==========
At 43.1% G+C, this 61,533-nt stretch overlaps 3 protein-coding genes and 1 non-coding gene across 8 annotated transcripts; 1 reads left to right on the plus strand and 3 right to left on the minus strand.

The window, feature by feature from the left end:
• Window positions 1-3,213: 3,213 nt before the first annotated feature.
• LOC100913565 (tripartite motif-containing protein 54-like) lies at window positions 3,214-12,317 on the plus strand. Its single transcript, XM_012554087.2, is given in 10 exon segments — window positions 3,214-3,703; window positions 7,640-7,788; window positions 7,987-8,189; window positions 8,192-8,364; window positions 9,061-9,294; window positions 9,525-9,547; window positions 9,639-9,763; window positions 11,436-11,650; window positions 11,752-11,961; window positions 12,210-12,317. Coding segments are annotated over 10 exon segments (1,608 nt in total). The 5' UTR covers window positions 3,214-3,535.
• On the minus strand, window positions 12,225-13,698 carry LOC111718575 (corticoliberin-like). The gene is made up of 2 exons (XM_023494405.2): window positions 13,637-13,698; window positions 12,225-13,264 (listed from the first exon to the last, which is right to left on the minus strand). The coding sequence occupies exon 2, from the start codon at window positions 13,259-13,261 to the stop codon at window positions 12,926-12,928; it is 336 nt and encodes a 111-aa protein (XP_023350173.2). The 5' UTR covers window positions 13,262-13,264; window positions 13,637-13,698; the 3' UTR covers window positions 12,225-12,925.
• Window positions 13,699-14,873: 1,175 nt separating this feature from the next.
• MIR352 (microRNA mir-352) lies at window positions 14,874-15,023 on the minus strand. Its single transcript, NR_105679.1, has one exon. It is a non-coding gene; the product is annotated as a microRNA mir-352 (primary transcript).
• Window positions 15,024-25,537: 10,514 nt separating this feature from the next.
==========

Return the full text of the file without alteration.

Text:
At 43.1% G+C, this 61,533-nt stretch overlaps 3 protein-coding genes and 1 non-coding gene across 8 annotated transcripts; 1 reads left to right on the plus strand and 3 right to left on the minus strand.

The window, feature by feature from the left end:
• Window positions 1-3,213: 3,213 nt before the first annotated feature.
• LOC100913565 (tripartite motif-containing protein 54-like) lies at window positions 3,214-12,317 on the plus strand. Its single transcript, XM_012554087.2, is given in 10 exon segments — window positions 3,214-3,703; window positions 7,640-7,788; window positions 7,987-8,189; window positions 8,192-8,364; window positions 9,061-9,294; window positions 9,525-9,547; window positions 9,639-9,763; window positions 11,436-11,650; window positions 11,752-11,961; window positions 12,210-12,317. Coding segments are annotated over 10 exon segments (1,608 nt in total). The 5' UTR covers window positions 3,214-3,535.
• On the minus strand, window positions 12,225-13,698 carry LOC111718575 (corticoliberin-like). The gene is made up of 2 exons (XM_023494405.2): window positions 13,637-13,698; window positions 12,225-13,264 (listed from the first exon to the last, which is right to left on the minus strand). The coding sequence occupies exon 2, from the start codon at window positions 13,259-13,261 to the stop codon at window positions 12,926-12,928; it is 336 nt and encodes a 111-aa protein (XP_023350173.2). The 5' UTR covers window positions 13,262-13,264; window positions 13,637-13,698; the 3' UTR covers window positions 12,225-12,925.
• Window positions 13,699-14,873: 1,175 nt separating this feature from the next.
• MIR352 (microRNA mir-352) lies at window positions 14,874-15,023 on the minus strand. Its single transcript, NR_105679.1, has one exon. It is a non-coding gene; the product is annotated as a microRNA mir-352 (primary transcript).
• Window positions 15,024-25,537: 10,514 nt separating this feature from the next.